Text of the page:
How often do we really stop and appreciate the little things in VR? The tiny details that developers slave over, from character animations to richly layered environments? We can easily overlook these aspects while we gun down robots or hide from monsters, and it’s a real shame. But Frontier VR isn’t something that will let you skim over those tiny treasures. In fact, it’s all about them.
A VR experience that celebrates the wilderness, Frontier is the second VR experience that got me to do something very peculiar in VR: lay down. The first time it was to take cover in John Wick, but here it was completely out of choice. I crawled down onto my belly and just sat and watched, wanting to make as little disturbance as I could to the impossibly tranquil scene around me. I gazed in wonder as nature hopped, trotted, and flew past me, feeling like a privileged trespasser in its world.
Eventually I turned onto my back and gazed up into the evening’s sky, watching the white tree tops sway in the cold air. I’d follow birds with my eyes as they skirted along the skyline, oblivious to my onlooking. After a few minutes, I heard the grunt and thuds of an approaching grizzly bear, and I began to curl up in concern, worried that my new found peace was about to be ripped to shreds. Indeed, the beast towered above me, but it was not here to cause harm, and I wasn’t either, at least not at this moment.
Frontier VR is a collection of three spaces designed by New Zealand-based Gaugepunk Games. These are some of the most memorable and, yes, immersive locations I’ve seen in VR, reminding me of the kiddish joy I experienced the very first time I put on a headset and found myself in a virtual world. Back then I thought just an Oculus Rift DK1 and a gamepad would be enough to change the future, and our expectations have grown considerably since then, but this back-to-basics app recaptured that initial magic.
I tell the developer’s Jack Huygens about my experience lying on the floor, forgetting that hard, laminate wood that was really beneath me and trading it for soft, snowy grass. “I swear lying down next to a tent blowing in the wind at night in the snow is one of our favorite VR experiences to date,” he says, explaining that the developers like to do the exact same thing.
“Our goal with the game was just to create an actually unique and stylized world for people to spend time in, since I swear almost every other VR game we were seeing was trying to make just classic ‘video games’ with scores, levels etc,” Huygens adds. “Every game we played felt like, ‘Yeah it’s fun for a while, but this place just feels like a stage for the ‘video game’ and just doesn’t seem to have any soul.'”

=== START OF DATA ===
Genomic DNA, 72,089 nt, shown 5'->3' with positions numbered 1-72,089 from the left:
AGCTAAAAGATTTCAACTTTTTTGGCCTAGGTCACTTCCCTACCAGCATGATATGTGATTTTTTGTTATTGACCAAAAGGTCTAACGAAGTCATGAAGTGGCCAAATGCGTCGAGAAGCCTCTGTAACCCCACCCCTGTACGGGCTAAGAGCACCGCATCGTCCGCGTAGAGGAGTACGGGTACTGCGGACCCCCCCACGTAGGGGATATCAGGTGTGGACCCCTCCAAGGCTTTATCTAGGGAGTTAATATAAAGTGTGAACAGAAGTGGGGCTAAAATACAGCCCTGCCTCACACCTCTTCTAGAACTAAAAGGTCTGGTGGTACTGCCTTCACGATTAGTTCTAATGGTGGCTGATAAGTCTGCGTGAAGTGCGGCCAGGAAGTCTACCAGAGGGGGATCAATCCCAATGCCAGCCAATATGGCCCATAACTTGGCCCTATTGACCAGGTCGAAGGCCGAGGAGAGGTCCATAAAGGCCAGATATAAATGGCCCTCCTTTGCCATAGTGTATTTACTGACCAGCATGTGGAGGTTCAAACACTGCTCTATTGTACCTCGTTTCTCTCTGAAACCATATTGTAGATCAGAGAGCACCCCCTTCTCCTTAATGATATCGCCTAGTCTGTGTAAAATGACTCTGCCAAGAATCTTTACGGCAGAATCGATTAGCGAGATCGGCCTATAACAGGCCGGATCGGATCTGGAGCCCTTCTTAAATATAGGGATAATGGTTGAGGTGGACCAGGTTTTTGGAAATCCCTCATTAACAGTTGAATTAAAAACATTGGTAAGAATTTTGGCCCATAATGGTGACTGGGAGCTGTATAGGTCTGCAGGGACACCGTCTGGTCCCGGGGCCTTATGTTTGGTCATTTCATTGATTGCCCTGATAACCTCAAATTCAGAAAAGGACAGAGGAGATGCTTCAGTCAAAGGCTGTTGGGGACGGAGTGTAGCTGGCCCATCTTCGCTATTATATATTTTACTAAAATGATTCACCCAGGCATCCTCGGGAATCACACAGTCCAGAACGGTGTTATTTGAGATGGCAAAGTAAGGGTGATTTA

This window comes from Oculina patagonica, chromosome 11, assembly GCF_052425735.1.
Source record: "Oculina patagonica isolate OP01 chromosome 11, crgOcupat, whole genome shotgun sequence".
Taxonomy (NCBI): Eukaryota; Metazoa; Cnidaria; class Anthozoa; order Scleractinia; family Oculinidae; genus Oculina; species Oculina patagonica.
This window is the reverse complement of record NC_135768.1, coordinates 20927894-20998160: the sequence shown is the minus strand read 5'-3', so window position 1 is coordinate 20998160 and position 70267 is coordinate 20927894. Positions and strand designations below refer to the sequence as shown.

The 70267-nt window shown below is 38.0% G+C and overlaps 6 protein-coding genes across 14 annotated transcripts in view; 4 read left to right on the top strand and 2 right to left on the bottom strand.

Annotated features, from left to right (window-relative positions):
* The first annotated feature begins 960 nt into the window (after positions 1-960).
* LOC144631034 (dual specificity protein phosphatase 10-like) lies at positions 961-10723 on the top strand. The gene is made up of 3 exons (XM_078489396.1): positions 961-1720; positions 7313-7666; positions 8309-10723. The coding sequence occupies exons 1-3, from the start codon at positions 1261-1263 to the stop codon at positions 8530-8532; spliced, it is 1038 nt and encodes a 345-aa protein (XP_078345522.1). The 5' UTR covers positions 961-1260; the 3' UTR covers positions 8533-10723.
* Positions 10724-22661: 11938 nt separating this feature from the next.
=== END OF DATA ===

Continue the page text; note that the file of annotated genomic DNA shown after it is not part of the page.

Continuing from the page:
While I can’t deny my love for Robo Recall, Powers VR, and others, I know where Huygens is coming from. In fact, recently I’ve been thinking about similar quotes from Hideo Kojima about how some developers are mistaking VR as an extension of traditional games. Frontier VR isn’t even technically a game — in fact Gaugepunk intentionally kept it away from being one — and the way it’s designed makes it clear they didn’t view it as extension of our existing medium while they were making it.
The other locations hold similar marvels. Sitting by the side of a railway and watching Buffalo run across the plains is a sight to be savored, whiled luring deer over to greet you in a rockier landscape is a rightly slight and cautious affair. I don’t even know if my trepidation affected their behavior, but I wasn’t willing to risk experimenting.
And I haven’t even mentioned Frontier’s other major feature yet: guns. In each level you can pick up weapons and shoot the critters around you. It sounds violent and, if you make it so, it is; when I’m in a slightly more playful mood I shoot at birds as they fly past. In a moment of panic, I dive for a pistol and gun down the first bear that struts up to me. But, strangely, it’s not at odds with that initial calm. We’re in the frontier, here, and it feels like there is a general understanding that in this world man is doing what he must to survive. There’s nothing in the game to judge you, you’re just doing what comes naturally to you.
Frontier VR is quite fascinating, then, in how much it does with so little. I’m the last person to jump into VR relaxation experiences, but this grabbed my attention and kept it for long past the value of the $4.99 required to see it. Gaugepunk has another experience coming, set in World War II with some “mini-narrative elements”, and I can’t wait to see what comes of it. Frontier itself it coming to get more updates in the future, too.